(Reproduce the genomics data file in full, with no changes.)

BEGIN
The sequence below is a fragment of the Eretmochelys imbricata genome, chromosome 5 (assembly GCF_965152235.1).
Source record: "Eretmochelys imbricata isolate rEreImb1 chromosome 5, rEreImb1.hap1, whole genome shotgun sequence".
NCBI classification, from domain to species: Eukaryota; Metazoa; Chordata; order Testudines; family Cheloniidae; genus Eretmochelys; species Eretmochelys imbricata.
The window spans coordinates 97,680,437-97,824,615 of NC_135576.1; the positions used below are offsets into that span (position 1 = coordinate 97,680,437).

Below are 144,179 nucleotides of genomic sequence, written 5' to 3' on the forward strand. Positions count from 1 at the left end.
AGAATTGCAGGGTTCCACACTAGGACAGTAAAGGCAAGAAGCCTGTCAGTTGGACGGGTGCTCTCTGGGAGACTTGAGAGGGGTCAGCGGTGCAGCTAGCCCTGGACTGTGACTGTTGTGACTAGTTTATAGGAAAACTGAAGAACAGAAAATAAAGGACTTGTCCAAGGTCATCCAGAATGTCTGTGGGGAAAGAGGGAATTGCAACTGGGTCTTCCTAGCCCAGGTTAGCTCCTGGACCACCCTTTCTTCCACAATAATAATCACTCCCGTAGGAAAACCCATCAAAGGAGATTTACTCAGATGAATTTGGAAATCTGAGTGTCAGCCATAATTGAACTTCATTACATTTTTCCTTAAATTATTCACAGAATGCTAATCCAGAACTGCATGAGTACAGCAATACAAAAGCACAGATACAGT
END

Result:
The sequence below is a fragment of the Eretmochelys imbricata genome, chromosome 5 (assembly GCF_965152235.1).
Source record: "Eretmochelys imbricata isolate rEreImb1 chromosome 5, rEreImb1.hap1, whole genome shotgun sequence".
NCBI classification, from domain to species: Eukaryota; Metazoa; Chordata; order Testudines; family Cheloniidae; genus Eretmochelys; species Eretmochelys imbricata.
The window spans coordinates 97,680,437-97,824,615 of NC_135576.1; the positions used below are offsets into that span (position 1 = coordinate 97,680,437).

Below are 144,179 nucleotides of genomic sequence, written 5' to 3' on the forward strand. Positions count from 1 at the left end.
AGAATTGCAGGGTTCCACACTAGGACAGTAAAGGCAAGAAGCCTGTCAGTTGGACGGGTGCTCTCTGGGAGACTTGAGAGGGGTCAGCGGTGCAGCTAGCCCTGGACTGTGACTGTTGTGACTAGTTTATAGGAAAACTGAAGAACAGAAAATAAAGGACTTGTCCAAGGTCATCCAGAATGTCTGTGGGGAAAGAGGGAATTGCAACTGGGTCTTCCTAGCCCAGGTTAGCTCCTGGACCACCCTTTCTTCCACAATAATAATCACTCCCGTAGGAAAACCCATCAAAGGAGATTTACTCAGATGAATTTGGAAATCTGAGTGTCAGCCATAATTGAACTTCATTACATTTTTCCTTAAATTATTCACAGAATGCTAATCCAGAACTGCATGAGTACAGCAATACAAAAGCACAGATACAGT